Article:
Tuesday, May 04, 2021

New Book: "The Faux-Rationality of Ayn Rand"




I am pleased to announce the publication of my latest book, The Faux-Rationality of Ayn Rand, which is available at amazon.com in paperback (and hopefully soon in kindle). Whether this is the best critical book on Ayn Rand and her Objectivism philosophy on the market today I will leave to others to decide. But I'd like to think it's the most readable, succinct, and relevant piece of Randian criticism that we've seen to date. It covers the main points of Rand's Objectivist philosophy (i.e., her views on human nature, metaphysics, epistemology, ethics and politics), showing, in lively, pointed language, what is wrong with her various contentions about these domains of experience. It is hardly an exhaustive critique of the Randian sophistry. It doesn't cover everything — only the most important stuff. More than anything else, I see this book as a one-stop shop for discovering what is fundamentally wrong with Rand's philosophy. 

The book is only about sixty-thousand words long and is based on posts published here at ARCHN. The fact is this blog is a bit of a mess. Although most of Rand's philosophy is critiqued in a reasonably systematic matter, it's challenging to read the posts on the blog in the order they were originally meant to be read. The format of the blog simply doesn't allow for that, nor is this something that's easily fixable. Another issue is that many of the posts I contributed to ARCHN were written very hastily and they were not always well proof-read. Much of the material could really use a serious and thorough re-write — but that would be an immense job, and given the slippage of interest in Rand's philosophy, I doubt it would be worth the trouble. So instead I have culled the best and most pertinent posts that I have written for the blog, cleaned them up, arranged them in as systematic a way as possible, and then published them via amazon.com. 

    

Sunday, March 07, 2021

Peikoff vs. ARI

Documents reveal that Leonard Peikoff, the founder of ARI and the heir to Ayn Rand's literary estate, gave $297 to Donald Trump's Make America Great Committee. The date on the document December 14, 2020, but it's likely the donation was given earlier (almost certainly before the election). Peikoff's generous donation allows us to get a better sense of how much influence he still exerts over ARI.

So how much influence does Peikoff still exert over ARI? Probably very little. Consider Yaron Brook's view of Objectivists who "apologize"  (i.e., support) Trump:

Those of you who are apologists for Donald Trump, please never use the word "Objectivist" to associate it [Objectivism] with yourself. Because you cannot be Objectivists, you are not Objectivists, if you apologize for this guy.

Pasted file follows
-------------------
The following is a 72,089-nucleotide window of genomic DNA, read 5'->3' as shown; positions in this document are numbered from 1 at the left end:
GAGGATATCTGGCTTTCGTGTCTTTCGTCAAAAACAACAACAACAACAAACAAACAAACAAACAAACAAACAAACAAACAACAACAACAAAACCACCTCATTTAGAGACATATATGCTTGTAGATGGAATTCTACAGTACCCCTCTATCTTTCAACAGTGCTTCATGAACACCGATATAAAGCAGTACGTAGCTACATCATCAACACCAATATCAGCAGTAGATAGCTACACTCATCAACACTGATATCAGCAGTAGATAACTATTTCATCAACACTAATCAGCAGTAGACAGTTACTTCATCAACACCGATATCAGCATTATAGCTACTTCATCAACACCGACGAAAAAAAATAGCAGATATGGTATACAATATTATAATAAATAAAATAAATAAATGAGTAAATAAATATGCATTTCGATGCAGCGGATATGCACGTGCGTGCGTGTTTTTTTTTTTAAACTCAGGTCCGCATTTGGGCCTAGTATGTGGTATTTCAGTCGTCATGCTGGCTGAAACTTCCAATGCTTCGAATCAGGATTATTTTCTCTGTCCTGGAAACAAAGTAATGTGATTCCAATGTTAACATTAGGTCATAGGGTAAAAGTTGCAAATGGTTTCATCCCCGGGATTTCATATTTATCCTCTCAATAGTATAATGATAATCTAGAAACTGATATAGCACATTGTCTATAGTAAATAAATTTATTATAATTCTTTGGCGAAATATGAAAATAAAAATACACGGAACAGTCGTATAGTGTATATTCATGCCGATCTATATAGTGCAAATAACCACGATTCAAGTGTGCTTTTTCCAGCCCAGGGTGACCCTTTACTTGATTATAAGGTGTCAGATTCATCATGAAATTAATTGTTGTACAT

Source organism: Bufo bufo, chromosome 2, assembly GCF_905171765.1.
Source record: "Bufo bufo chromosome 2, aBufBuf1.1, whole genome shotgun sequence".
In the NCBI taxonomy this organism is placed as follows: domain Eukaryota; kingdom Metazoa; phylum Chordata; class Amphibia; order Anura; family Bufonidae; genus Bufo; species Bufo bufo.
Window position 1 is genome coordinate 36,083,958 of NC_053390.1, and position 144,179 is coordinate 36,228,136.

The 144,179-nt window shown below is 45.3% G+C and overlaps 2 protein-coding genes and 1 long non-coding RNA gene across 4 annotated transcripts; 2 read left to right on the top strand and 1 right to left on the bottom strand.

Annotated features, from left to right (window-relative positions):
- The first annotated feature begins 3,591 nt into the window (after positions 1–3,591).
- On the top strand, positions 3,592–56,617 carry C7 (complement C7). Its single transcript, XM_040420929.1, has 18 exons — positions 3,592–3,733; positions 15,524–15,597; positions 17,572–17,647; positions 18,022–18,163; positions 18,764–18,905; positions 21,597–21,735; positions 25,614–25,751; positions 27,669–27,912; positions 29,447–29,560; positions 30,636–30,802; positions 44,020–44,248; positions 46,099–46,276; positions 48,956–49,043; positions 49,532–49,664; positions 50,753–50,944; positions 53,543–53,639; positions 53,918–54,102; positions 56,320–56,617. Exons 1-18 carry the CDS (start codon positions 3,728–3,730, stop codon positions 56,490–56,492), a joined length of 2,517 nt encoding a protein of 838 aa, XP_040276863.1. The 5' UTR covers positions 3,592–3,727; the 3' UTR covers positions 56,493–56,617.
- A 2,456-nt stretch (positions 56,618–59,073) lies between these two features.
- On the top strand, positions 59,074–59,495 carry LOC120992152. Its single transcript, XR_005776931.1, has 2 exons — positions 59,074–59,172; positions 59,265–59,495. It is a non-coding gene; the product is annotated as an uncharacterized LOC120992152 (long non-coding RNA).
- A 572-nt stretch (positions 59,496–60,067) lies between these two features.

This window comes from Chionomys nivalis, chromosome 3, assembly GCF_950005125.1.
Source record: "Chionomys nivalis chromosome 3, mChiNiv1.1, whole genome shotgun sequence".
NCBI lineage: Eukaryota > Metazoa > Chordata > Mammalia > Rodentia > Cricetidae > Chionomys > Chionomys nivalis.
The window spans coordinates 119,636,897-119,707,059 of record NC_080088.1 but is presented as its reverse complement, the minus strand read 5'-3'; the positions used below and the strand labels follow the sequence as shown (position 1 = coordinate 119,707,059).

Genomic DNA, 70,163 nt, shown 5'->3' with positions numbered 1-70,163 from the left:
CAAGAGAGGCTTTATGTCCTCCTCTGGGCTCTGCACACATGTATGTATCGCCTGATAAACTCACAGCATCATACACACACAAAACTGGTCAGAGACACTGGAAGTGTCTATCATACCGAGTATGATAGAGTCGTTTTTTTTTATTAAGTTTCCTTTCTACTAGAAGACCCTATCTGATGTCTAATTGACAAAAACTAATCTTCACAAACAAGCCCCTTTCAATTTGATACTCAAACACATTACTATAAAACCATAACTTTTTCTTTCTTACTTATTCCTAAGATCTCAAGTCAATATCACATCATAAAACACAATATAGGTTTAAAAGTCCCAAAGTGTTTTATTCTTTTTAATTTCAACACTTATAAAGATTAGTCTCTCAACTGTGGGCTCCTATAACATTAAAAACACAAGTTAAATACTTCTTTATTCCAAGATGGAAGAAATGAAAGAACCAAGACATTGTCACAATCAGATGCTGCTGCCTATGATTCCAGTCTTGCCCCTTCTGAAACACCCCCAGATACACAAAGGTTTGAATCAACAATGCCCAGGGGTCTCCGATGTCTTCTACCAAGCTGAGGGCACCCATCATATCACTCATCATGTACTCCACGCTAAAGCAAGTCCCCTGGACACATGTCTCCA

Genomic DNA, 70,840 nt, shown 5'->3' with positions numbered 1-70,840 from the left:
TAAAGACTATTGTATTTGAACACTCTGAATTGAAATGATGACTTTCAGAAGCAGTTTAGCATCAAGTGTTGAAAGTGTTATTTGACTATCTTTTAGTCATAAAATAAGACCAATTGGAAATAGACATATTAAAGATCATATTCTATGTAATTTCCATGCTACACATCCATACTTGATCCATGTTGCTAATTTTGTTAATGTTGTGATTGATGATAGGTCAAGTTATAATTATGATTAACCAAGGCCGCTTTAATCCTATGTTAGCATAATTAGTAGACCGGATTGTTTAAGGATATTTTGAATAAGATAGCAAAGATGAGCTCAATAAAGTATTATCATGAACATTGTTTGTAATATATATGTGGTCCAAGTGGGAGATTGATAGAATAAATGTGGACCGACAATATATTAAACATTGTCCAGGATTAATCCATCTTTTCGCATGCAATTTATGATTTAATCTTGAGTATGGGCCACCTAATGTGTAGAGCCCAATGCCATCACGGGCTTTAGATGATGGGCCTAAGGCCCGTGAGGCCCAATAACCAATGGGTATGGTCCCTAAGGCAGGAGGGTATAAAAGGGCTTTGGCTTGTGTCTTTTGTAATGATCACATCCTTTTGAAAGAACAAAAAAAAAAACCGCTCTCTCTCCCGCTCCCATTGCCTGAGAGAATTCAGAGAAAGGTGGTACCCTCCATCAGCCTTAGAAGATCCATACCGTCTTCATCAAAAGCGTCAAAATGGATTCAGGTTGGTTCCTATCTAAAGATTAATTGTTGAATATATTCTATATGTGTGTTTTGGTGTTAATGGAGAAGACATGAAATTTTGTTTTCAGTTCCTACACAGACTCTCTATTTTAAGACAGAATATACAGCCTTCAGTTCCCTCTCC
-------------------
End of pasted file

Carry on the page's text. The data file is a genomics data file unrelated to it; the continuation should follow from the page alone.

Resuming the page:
And you are not doing anybody a favor by selling-out, selling-out the fundamental ideas that we believe in. For the sake of what? Popularity, for the sake of defeating the left?

You are sell-outs, you are the fifth-column within Objectivism.

And:

But the Trumpists are a disaster. If they win, and they come to dominate all of the Republican Party and all of its candidates, this country is finished, this country is finished.

Given Brooks uncompromisingly extreme stance against Trump, what are we to make of Peikoff's $297 donation to the Trump campaign? Is Peikoff a "sell-out" and fifth-columnist within Objectivism? How are we ever going to square this particular circle?

Several years ago, when Peikoff was still doing a podcast, he came out in favor of closing the borders. Brooks quickly stepped in to put a stop to this. On Peikoff's next podcast, we hear Brooks explaining why closing the borders is a bad thing to do and Peikoff rather sheepishly admitted he had been led astray by conservative talk radio. 

Flash forward to the last year or so. Peikoff is now in permanent retirement. For health reasons, he can no longer make public appearances. What is he doing with his time? When he feels up to it, he's supposedly writing short stories. What does he do when he's not writing stories? Could he be listening to conservative talk radio? Peikoff has been a fan of Rush Limbaugh at least since the nineties. Is it possible that in his retirement Peikoff is listening more to conservative talk radio hosts (and not just Rush, who recently passed away) than he is to Yaron Brook and other ARI figures? Or has he simply become a fan of Trump on his own unbiased judgment, irrespective of influences? Whatever the case, his $297 donation to the Trump campaign strongly suggests that he does not agree with the folks who have taken over the institute he founded way back in the eighties. It also strongly suggests that Peikoff's influence over ARI has come to an end. I don't know whether Brooks knows (or if knows, whether he cares) that Peikoff has a soft spot for Trump. Whatever the case, it clearly doesn't matter. Peikoff is no longer relevant  in the world of Objectivism.  It's Yaron Brooks and his people who control the institute and who are the big players in that space. They decide what Ayn Rand would have thought if she were still alive.